Everybody experiences first-day jitters at a new job, but I had no idea what I was getting into when I began my first day as a speech-language pathology assistant at the Marty Indian School, a private school on the Yankton Indian Reservation in South Dakota. I felt confident that my SLPA training had prepared me well. But I knew little about American Indians and the Yankton Sioux (Dakota) culture and the challenge my unfamiliarity would present!
My first experience with my own lack of cultural understanding happened almost immediately. I scheduled the children on my speech-language pathology supervisor's caseload for treatment and thought little about it. However, when appointment time rolled around, the child often would be nowhere in sight. I was always puzzled by this behavior, because in my experience if someone made an appointment, it was crucial to be on time—in my culture, time matters. In Yankton Sioux culture, however, strict adherence to a specific time is not valued: I often would hear references to "Native time" or "Dakota time," which appeared to be flexible and rarely rushed. How could I work with children who did not make it to their appointments on time?
The solution seemed straightforward. I would go to the classrooms and get the children. This plan proved to be easier said than done because I still didn't understand some essential tenets of the Yankton Sioux culture—community is particularly valuable and family is more than just your immediate family. If I wanted to have influence over the punctuality of the children scheduled for speech-language treatment, I needed a better understanding of what motivated their behavior.
I began by reinforcing the fact that because time was limited during the school day, it was essential to start and end "speech therapy time" on a particular schedule, so that everyone had a chance to have treatment. I also realized that to be taken seriously, I would have to become part of the community. I needed to reach out to the children outside of treatment, talk with them about their lives and become someone they could trust. I started spending free time with them. I learned that many did not have fathers (or sometimes mothers) and often lived with grandmother and grandfather, or aunt and uncle. Regularly parents, grandparents, adult brothers, adult sisters, aunts, uncles and cousins lived under one roof.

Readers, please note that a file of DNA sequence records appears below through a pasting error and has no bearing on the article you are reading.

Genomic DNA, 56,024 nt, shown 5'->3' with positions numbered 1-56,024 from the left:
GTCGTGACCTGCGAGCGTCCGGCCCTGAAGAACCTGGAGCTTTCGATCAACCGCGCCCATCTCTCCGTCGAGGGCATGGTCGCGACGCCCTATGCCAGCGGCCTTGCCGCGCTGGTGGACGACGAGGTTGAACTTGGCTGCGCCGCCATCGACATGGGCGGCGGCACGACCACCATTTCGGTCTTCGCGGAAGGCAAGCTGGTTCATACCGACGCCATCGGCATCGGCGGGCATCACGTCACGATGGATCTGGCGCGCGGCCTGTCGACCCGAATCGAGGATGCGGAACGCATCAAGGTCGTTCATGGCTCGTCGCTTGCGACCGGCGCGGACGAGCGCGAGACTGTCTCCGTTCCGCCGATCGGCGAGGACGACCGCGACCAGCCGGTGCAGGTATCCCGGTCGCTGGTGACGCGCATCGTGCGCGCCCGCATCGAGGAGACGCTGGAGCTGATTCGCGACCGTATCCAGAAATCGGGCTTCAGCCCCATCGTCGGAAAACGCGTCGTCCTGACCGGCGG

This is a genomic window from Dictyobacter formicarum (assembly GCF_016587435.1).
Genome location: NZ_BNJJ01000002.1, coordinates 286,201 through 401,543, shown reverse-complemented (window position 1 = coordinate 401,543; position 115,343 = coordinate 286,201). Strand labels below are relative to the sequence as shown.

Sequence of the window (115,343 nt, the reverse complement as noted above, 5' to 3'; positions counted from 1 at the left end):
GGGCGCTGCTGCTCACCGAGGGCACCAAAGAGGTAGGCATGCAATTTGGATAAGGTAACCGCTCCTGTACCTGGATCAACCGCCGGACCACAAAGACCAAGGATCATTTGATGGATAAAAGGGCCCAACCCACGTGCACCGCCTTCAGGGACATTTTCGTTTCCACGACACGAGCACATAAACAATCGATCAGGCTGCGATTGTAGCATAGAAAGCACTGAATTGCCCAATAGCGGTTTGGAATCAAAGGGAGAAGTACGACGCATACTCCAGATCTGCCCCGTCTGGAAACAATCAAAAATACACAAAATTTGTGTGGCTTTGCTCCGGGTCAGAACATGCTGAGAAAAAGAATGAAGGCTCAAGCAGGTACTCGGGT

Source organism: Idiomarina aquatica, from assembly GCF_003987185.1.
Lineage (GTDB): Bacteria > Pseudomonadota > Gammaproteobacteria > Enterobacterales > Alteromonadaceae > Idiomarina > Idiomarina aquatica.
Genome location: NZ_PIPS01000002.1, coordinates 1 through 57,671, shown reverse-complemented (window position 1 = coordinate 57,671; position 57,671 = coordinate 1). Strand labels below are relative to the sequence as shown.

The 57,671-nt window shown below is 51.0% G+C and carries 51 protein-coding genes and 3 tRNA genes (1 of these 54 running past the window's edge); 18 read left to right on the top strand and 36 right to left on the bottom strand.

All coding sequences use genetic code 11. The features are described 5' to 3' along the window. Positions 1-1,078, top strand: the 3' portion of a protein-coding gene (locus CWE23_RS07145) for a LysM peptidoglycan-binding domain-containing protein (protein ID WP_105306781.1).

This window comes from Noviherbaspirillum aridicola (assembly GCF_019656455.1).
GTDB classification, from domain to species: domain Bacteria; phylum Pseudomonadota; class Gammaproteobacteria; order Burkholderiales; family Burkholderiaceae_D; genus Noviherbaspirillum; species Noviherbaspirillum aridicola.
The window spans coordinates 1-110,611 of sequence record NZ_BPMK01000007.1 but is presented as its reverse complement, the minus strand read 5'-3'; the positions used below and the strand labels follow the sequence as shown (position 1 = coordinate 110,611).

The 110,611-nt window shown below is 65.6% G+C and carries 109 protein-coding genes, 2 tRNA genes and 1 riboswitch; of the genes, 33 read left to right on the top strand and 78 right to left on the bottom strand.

My second culture clash resulted from taking the children out of their native language and culture classes. Even though I'd been authorized to pull them from this and other non-core classes, I encountered some resistance and realized I needed to show my respect for the community tradition. I began to talk with the teacher, who taught me what it means to be Yankton Sioux and about some critical tribal values:
- Living today is more important than thinking about tomorrow.
- Patience and waiting, rather than action and immediate completion, are considered respectful.
- Extended family is tremendously significant—even clan members outside of the nuclear family are considered part of the greater family unit.
- Giving is more valuable than saving.
- Cooperation and harmony are more highly valued than competition.
After gaining this new appreciation, I was better equipped to understand and respect the teacher's position, and was able to, in turn, show her how speech-language treatment would help her students become better communicators, making her lessons easier.
Today, when I walk down the hall, I have kids run up to me calling, "Mr. Krumm." Quite often, they give me hugs or high fives.
With perseverance, an open mind and the willingness to learn new concepts, I have been able to find my place in the Marty School. I could not imagine working anywhere else. No matter where my career takes me from here, I know that these incredible children have taught me much more than I ever taught them. And for that, I am more grateful than I can ever express.